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Onomatopoeia

Onomatopoeia

Onomatopoeia is not as difficult to use as it is to spell. Ticktock,  ticktock, Chattering, Boom! are a few words that come to mind. Read one or two comic books, and you will find more than a handful of these words. Additionally, the sounds animals make are likely to have onomatopoeic words in any particular language. Goats bleat, Donkeys hee-haw, Owls hoot and so on.

Using onomatopoeias
Much like consonance and alliteration, onomatopoeias are known to spice up your writing by making words more compelling and interesting to your reader. Let's look at the following sentence;
As David lay on the mat, he could hear the constant mews of the cat in the next room.
As David lay on the mat, he could hear the constant disturbing sounds of the cat in the next room.
Both words may seem to confer the same message, but read between the lines slowly and carefully and you'll get the effect of the onomatopoeic "mew" sound in the first sentence. Just as pictures help your readers to better capture a graphic message, onomatopoeic sounds are perfect when sending a stronger impression of a particular feeling or condition. They literally let your readers "hear" what you are writing.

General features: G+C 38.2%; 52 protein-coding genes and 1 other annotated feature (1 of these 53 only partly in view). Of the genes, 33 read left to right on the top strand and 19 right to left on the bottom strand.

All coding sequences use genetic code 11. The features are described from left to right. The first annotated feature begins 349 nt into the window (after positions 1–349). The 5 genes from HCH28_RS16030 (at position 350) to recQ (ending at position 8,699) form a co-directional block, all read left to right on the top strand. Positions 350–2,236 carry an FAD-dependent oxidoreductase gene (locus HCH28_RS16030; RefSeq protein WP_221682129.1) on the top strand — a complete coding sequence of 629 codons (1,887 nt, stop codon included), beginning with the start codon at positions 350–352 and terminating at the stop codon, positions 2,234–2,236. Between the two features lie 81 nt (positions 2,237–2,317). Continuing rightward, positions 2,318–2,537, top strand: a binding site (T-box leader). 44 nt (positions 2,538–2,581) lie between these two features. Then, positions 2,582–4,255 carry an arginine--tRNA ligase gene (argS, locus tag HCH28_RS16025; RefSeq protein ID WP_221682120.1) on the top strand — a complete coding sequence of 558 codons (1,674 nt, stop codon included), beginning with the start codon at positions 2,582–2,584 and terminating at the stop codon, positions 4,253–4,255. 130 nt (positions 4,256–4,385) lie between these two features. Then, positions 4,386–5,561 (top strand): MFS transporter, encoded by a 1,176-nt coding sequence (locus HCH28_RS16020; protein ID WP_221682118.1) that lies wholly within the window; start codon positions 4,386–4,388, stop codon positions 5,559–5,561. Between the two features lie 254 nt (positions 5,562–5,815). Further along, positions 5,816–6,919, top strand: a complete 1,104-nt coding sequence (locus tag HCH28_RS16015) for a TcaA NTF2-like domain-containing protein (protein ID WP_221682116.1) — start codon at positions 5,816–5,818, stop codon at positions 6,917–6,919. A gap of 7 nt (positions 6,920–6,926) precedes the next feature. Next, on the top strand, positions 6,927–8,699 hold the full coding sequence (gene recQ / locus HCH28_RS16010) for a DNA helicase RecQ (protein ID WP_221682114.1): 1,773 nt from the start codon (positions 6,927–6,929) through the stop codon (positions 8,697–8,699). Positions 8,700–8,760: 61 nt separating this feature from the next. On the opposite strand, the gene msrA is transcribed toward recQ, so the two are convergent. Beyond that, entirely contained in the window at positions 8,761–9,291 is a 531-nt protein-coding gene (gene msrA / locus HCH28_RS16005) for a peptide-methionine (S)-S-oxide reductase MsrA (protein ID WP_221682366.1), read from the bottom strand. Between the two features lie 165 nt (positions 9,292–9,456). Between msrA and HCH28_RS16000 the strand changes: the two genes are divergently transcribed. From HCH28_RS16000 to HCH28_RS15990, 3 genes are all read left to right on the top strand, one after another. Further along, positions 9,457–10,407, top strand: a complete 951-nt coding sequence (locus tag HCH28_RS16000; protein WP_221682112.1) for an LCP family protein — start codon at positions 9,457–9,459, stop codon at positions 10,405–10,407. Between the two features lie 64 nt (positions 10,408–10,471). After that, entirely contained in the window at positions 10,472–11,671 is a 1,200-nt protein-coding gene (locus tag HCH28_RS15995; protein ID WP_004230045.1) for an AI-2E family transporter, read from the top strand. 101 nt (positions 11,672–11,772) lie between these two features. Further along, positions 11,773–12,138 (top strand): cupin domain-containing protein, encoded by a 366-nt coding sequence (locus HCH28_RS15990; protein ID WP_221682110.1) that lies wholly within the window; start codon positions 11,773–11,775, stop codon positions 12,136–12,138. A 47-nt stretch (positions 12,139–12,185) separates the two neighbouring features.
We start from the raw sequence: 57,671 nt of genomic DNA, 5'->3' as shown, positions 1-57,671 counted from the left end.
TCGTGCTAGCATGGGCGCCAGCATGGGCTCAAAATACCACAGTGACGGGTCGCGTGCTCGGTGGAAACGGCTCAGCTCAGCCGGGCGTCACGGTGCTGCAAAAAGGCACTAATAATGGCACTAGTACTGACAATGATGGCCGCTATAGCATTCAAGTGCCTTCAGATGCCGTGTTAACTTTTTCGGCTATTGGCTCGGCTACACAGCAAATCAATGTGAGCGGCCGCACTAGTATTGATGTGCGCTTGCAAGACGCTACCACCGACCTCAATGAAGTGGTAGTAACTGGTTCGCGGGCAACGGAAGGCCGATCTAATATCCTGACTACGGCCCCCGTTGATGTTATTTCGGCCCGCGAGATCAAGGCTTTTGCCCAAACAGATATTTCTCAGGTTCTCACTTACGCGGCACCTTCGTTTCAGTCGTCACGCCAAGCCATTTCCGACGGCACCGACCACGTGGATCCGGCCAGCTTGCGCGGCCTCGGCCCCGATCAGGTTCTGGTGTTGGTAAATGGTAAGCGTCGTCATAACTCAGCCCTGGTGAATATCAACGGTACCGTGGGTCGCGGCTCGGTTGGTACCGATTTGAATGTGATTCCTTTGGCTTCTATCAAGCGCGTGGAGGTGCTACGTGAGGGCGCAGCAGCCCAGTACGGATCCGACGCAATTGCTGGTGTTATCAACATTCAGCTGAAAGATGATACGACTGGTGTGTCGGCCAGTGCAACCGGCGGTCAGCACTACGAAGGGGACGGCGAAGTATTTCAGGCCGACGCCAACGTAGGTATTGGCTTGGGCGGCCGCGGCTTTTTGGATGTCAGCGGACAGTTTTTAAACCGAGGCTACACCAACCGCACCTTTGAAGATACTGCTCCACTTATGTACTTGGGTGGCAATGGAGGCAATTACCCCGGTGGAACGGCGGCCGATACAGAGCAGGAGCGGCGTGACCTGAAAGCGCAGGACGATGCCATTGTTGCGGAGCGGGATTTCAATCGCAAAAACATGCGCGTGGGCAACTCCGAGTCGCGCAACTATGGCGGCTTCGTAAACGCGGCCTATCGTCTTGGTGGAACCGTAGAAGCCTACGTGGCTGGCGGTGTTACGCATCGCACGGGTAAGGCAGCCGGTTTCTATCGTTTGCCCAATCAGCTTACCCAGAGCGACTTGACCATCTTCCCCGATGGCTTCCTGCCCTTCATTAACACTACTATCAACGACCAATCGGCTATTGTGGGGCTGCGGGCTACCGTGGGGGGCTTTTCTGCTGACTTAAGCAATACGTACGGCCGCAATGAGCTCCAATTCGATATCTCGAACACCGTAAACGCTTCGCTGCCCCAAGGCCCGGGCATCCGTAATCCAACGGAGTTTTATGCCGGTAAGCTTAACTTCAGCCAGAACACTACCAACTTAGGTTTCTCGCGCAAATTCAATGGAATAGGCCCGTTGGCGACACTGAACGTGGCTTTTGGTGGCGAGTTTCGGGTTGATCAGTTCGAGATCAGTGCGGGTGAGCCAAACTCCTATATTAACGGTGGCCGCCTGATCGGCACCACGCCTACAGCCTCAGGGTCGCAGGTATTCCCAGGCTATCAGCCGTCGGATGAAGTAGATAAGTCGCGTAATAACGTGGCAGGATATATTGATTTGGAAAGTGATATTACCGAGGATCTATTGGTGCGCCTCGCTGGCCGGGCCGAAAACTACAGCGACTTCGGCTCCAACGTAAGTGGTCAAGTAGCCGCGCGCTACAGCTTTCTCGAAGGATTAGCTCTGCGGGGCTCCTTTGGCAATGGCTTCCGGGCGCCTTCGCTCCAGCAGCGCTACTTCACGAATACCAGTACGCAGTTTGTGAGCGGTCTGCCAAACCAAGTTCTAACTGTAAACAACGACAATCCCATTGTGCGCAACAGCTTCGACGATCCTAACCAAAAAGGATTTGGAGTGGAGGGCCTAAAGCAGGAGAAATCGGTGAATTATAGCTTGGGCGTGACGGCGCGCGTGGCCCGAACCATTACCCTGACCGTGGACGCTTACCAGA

For example, the "mew" sound better represents the sound that cats make and will likely capture the attention of the reader to your writing than modifiers would. 

Beyond onomatopoeias
Just in case you don't really believe the effect of onomatopoeias, have you heard of the phenomenon called sound symbolism? This phenomenon describes the tendency for certain word clusters with identical meanings to share particular sounds.
For example, words like glitter, glimmer, glare, glow, etc. will easily come to mind and are good choices to describe something in writing that shines brightly.
How about rough, rugged, rocky ragged? They are likely to send vibes of something that can withstand and cruise through uneven surfaces right? That's the idea behind onomatopoeias.  


Research is constantly ongoing to determine the link of certain words and the corresponding sounds they infer. A study conducted in 2001 by Edward Hubbard and V.S. Ramachandran where English and Tamil speakers in the U.S. and India respectively were shown pictures named Bouba and Kiki. Asked which of the pictures was Bouba, and your answer is as good as mine. Bouba! A whopping 95 to 98 percent of respondents also chose Bouba. The connection is apparently there. So, play around with onomatopoeia in your next writing and get your readers into the groove. Boom!

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